Throwback to the Little 'Mushroom'
Mars Perseverance Sol 467 - Left Mastcam-Z Camera: This image of a mushroom-shaped rock feature (top left) was acquired on June 13, 2022 (Sol 467) at the local mean solar time of 13:00:39 using the Mastcam-Z instrument. Credits: NASA/JPL-Caltech/ASU. Download image ›

Back in 2022, Perseverance found my favourite rock on the mission so far: a flat piece with a mushroom-shaped rock feature sticking out of it! The “mushroom” is about 1-2 cm tall and less than 1 cm wide. The rock was in an area the rover explored called Hogwallow Flats. Many aspects of Hogwallow Flats set it apart from the rest of the rocks in Jezero: it was very fine-grained compared to other units, it contained a higher proportion of sulfate salts, and it had interesting rock features like the “mushroom” within it.

The “mushroom” is actually a geologic feature known as a concretion. Concretions are solid masses within a rock that form as water flows through sediment, dissolving minerals and reprecipitating them in a more compacted configuration. Concretions are usually harder than the surrounding rock, making them less vulnerable to erosion and weathering. On Earth, concretions come in a wide variety of shapes (spherical to irregular) and sizes (1 mm to 2.2 meters) and they first appear in the terrestrial rock record over 3 billion years ago. We do not know when the “mushroom” concretion at Hogwallow Flats was first formed but as wind carved out the surface of Mars over billions of years, it eroded the softer bedrock around this hard concretion. Now all that’s left of the surrounding bedrock is a very thin rock spire connecting the concretion to the flat rock below, like a miniature version of the giant hoodoo features of the American southwest. Near this interesting feature, we also saw big, disc-shaped concretions, small, spherical concretions, and pointy concretions! It was an exciting summer, full of a variety of concretion shapes. The rover cored a sample from Hogwallow Flats called ‘Bearwallow’ that may contain a concretion so if the samples are returned to Earth, we will be able to learn even more about martian concretions and how they were formed! Another interestingly wind carved martian rock is this ‘spoon’ shaped rock captured by Curiosity rover in 2015.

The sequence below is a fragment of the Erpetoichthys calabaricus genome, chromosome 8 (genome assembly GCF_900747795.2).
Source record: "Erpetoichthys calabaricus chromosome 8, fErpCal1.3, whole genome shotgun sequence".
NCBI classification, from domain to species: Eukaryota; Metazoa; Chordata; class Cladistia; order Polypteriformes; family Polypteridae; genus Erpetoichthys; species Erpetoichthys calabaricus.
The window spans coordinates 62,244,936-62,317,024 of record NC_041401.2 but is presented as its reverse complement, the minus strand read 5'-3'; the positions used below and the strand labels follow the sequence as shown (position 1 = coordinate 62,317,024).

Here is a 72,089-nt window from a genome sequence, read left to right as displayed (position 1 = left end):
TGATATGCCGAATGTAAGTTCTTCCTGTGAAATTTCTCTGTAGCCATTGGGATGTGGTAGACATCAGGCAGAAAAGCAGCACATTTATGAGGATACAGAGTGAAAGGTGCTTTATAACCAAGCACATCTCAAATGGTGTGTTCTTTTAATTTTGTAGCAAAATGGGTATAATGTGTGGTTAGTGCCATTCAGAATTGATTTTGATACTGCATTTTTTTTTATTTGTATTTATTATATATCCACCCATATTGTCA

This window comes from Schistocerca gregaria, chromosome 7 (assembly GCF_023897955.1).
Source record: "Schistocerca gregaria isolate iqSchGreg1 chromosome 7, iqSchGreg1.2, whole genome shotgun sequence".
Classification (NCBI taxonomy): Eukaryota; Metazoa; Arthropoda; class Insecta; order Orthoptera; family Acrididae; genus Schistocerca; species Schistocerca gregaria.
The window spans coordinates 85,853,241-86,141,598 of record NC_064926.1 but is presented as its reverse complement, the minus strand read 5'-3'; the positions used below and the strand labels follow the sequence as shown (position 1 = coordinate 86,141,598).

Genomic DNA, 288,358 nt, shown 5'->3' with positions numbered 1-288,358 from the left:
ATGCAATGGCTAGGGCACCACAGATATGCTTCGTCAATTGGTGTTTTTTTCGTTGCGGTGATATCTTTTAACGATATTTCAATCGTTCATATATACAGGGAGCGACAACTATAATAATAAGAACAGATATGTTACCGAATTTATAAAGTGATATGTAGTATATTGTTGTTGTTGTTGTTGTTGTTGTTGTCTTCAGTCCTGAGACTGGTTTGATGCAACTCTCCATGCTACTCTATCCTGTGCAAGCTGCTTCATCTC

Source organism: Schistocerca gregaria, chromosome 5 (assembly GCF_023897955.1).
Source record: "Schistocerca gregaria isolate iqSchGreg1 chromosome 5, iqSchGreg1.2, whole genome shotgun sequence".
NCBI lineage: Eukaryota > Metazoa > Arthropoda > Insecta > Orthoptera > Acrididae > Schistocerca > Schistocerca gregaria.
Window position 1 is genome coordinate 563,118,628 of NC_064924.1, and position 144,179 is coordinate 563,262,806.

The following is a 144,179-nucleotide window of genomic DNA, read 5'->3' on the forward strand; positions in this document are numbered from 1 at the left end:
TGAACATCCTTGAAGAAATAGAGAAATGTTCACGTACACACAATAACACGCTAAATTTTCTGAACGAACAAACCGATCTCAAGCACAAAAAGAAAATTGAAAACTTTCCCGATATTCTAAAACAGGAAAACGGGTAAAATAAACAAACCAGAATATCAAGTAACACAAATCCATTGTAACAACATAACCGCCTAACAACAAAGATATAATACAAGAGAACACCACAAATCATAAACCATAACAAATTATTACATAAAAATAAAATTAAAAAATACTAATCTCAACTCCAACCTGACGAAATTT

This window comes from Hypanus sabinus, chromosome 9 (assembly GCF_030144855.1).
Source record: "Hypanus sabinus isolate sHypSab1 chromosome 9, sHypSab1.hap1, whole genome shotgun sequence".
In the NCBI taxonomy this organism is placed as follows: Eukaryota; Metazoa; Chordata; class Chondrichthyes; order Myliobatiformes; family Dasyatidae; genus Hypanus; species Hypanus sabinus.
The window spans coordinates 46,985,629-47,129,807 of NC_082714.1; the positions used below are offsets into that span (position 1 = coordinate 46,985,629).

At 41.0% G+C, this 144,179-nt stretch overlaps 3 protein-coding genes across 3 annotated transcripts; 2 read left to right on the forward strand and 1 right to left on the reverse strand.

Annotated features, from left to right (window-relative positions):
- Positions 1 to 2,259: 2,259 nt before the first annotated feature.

About This Blog

These blog updates are provided by self-selected Mars 2020 mission team members who love to share what Perseverance is doing with the public.

Dates of planned rover activities described in these blogs are subject to change due to a variety of factors related to the Martian environment, communication relays and rover status.

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  • Mariah Baker
    Planetary Scientist, Smithsonian National Air & Space Museum
    Washington, DC
  • Matthew Brand
    SuperCam/ChemCam Engineer, Los Alamos National LaboratoryLos Alamos National Laboratory
  • Sawyer Brooks
    Docking Systems Engineer, NASA/JPL
    Pasadena, CA
  • Adrian Brown
    Deputy Program Scientist, NASA HQ
    Washington, DC
  • Denise Buckner
    Student Collaborator, University of Florida
    Gainesville, FL
  • Fred Calef III
    Mapping Specialist, NASA/JPL
    Pasadena, CA